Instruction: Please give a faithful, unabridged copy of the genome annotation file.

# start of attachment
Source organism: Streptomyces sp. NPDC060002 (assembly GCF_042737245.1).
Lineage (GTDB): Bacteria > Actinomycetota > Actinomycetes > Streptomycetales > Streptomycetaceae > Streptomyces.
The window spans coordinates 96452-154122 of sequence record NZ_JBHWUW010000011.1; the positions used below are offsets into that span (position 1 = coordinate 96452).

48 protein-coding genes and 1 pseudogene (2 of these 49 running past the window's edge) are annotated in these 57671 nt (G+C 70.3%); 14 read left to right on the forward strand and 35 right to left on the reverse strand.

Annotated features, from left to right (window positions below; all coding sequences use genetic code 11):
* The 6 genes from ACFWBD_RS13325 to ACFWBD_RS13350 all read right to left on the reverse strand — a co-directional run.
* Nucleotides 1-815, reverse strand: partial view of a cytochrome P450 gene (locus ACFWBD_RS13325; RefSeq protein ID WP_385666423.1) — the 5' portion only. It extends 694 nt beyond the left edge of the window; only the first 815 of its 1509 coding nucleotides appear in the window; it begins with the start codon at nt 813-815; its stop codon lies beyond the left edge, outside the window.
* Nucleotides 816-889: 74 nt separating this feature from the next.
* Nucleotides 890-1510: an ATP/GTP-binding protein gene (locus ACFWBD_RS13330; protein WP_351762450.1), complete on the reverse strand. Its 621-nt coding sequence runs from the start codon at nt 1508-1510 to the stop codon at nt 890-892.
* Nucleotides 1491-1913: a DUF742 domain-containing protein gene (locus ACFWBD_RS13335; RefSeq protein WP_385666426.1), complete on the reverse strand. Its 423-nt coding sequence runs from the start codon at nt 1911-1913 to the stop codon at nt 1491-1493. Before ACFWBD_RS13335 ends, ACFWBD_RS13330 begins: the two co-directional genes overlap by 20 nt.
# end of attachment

Source organism: Streptomyces sp. NPDC060002 (assembly GCF_042737245.1).
Lineage (GTDB): Bacteria > Actinomycetota > Actinomycetes > Streptomycetales > Streptomycetaceae > Streptomyces.
The window spans coordinates 96452-154122 of sequence record NZ_JBHWUW010000011.1; the positions used below are offsets into that span (position 1 = coordinate 96452).

48 protein-coding genes and 1 pseudogene (2 of these 49 running past the window's edge) are annotated in these 57671 nt (G+C 70.3%); 14 read left to right on the forward strand and 35 right to left on the reverse strand.

Annotated features, from left to right (window positions below; all coding sequences use genetic code 11):
* The 6 genes from ACFWBD_RS13325 to ACFWBD_RS13350 all read right to left on the reverse strand — a co-directional run.
* Nucleotides 1-815, reverse strand: partial view of a cytochrome P450 gene (locus ACFWBD_RS13325; RefSeq protein ID WP_385666423.1) — the 5' portion only. It extends 694 nt beyond the left edge of the window; only the first 815 of its 1509 coding nucleotides appear in the window; it begins with the start codon at nt 813-815; its stop codon lies beyond the left edge, outside the window.
* Nucleotides 816-889: 74 nt separating this feature from the next.
* Nucleotides 890-1510: an ATP/GTP-binding protein gene (locus ACFWBD_RS13330; protein WP_351762450.1), complete on the reverse strand. Its 621-nt coding sequence runs from the start codon at nt 1508-1510 to the stop codon at nt 890-892.
* Nucleotides 1491-1913: a DUF742 domain-containing protein gene (locus ACFWBD_RS13335; RefSeq protein WP_385666426.1), complete on the reverse strand. Its 423-nt coding sequence runs from the start codon at nt 1911-1913 to the stop codon at nt 1491-1493. Before ACFWBD_RS13335 ends, ACFWBD_RS13330 begins: the two co-directional genes overlap by 20 nt.